The principle of the mercurial thermometer is that mercury when heated expands more than glass. If, therefore, a glass-tube having a bulb blown at one end be partially rilled with mercury and immersed in a bath at a higher temperature than its own, the mercury will rise in the tube. If the bath have a lower temperature, the mercury will fall. If the mercury neither rise nor fall we may fairly conclude that the mercury and the bath are each at the same temperature. The essential features of a good thermometer are that it must be easily portable; permanent; always give the same reading when subjected to the same temperature; render it possible for the user to test the correctness of its graduation and determine any errors in its graduation; and be relatively small, so that when placed in contact with a second body the temperature of the second body will not be seriously affected. In making a thermometer which will satisfy these conditions, the peculiar advantages of mercury are that it is easily prepared in a pure state; does not wet glass or stick to it; expands rapidly with changes of temperature, so that its changes in volume are easily read; that to each particular volume corresponds a definite temperature, which is not the case with water; and that it does not freeze except at temperatures comparatively low, and does not boil except at temperatures comparatively high.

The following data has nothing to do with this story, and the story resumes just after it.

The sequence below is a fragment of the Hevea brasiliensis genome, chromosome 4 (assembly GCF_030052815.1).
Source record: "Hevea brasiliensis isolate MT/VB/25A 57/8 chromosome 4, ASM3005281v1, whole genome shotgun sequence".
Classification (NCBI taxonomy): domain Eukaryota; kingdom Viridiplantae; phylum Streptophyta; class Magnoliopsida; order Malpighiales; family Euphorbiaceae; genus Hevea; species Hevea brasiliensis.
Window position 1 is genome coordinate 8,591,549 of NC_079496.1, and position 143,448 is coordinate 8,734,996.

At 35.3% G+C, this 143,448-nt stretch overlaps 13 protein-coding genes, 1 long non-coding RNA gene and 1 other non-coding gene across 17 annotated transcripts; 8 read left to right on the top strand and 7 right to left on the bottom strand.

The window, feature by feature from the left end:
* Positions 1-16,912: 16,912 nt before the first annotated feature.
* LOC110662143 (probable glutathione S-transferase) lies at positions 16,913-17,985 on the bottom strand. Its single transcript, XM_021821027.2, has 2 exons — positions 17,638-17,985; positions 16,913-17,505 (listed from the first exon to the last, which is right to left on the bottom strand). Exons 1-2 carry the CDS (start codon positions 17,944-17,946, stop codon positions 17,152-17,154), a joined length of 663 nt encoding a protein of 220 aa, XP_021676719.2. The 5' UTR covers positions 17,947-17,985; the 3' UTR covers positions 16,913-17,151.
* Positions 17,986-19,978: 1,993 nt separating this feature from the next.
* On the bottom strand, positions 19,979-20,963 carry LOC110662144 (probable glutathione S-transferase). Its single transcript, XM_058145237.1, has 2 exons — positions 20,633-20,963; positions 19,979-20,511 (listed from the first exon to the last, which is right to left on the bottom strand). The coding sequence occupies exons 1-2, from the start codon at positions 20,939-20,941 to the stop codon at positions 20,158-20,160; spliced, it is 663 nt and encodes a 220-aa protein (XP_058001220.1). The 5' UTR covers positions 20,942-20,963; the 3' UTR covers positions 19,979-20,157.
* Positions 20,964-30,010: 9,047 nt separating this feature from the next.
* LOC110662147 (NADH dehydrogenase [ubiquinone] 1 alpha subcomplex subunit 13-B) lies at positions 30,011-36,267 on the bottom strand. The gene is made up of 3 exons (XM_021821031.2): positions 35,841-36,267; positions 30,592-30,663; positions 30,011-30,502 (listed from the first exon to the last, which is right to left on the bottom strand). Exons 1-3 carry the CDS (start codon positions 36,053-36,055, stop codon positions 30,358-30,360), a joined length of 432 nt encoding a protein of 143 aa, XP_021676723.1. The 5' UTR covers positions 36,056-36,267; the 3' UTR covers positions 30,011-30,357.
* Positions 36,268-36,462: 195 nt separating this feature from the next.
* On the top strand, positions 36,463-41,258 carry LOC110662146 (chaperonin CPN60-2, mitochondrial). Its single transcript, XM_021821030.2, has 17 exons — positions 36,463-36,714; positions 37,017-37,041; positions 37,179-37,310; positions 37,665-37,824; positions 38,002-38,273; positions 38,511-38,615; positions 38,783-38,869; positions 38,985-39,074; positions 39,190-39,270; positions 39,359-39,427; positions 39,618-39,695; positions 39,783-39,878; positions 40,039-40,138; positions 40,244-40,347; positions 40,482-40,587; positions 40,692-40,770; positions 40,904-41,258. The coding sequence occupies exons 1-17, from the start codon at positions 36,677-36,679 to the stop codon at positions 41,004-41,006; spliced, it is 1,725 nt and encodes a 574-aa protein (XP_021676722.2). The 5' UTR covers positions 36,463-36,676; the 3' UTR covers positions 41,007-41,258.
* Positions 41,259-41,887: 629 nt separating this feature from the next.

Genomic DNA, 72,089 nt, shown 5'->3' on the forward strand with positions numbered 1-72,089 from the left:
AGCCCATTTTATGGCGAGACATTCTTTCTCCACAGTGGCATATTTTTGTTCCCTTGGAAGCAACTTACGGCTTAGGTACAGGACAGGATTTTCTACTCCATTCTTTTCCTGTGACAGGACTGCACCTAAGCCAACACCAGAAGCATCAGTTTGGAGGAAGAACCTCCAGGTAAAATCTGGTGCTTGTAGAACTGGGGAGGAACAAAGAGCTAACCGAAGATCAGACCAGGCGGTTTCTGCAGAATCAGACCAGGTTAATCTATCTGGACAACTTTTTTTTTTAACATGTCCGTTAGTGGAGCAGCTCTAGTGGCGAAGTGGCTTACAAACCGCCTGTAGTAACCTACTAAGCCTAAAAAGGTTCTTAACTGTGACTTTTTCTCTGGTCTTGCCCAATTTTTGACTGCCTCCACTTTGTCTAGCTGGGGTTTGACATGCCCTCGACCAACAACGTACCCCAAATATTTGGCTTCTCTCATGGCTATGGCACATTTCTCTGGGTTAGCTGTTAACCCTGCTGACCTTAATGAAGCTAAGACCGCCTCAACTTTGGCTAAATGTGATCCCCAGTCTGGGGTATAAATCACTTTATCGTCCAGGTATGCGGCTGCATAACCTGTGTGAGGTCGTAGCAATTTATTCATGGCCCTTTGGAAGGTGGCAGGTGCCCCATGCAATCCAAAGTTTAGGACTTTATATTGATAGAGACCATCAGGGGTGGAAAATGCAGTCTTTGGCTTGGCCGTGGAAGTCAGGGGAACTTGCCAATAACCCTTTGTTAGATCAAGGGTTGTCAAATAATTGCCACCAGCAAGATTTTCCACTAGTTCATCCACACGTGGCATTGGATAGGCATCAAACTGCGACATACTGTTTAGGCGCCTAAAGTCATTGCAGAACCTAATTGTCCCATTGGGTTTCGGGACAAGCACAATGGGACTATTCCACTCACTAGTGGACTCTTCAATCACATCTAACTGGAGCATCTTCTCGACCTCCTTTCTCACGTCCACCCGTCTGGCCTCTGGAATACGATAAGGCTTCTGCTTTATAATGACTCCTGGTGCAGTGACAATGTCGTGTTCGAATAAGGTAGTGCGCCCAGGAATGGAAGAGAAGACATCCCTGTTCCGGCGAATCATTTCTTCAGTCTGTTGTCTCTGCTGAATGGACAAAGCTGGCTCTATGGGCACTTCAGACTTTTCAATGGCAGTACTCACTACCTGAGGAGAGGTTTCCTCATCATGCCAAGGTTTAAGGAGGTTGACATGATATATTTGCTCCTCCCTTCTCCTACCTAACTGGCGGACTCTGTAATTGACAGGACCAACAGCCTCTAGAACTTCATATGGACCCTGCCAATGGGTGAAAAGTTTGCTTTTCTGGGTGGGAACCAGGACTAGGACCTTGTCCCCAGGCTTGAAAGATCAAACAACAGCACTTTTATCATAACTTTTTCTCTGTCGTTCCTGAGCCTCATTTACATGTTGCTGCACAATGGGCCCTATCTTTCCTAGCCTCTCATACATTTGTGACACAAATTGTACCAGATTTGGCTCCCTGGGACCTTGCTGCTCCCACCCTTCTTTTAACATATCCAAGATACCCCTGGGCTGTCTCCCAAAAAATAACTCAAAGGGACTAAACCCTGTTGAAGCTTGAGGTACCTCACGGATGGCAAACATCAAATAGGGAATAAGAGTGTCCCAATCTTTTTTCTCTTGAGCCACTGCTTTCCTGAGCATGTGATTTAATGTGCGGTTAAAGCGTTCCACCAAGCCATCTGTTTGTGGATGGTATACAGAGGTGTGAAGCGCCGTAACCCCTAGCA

Theory of heat
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In the history of science, the theory of heat or mechanical theory of heat was a theory, introduced predominantly in 1824 by the French physicist Sadi Carnot, that heat and mechanical work are equivalent. It is related to the mechanical equivalent of heat. Over the next century, with the introduction of the second law of thermodynamics in 1850 by Rudolf Clausius, this theory evolved into the science of thermodynamics. In 1851, in his "On the Dynamical Theory of Heat", William...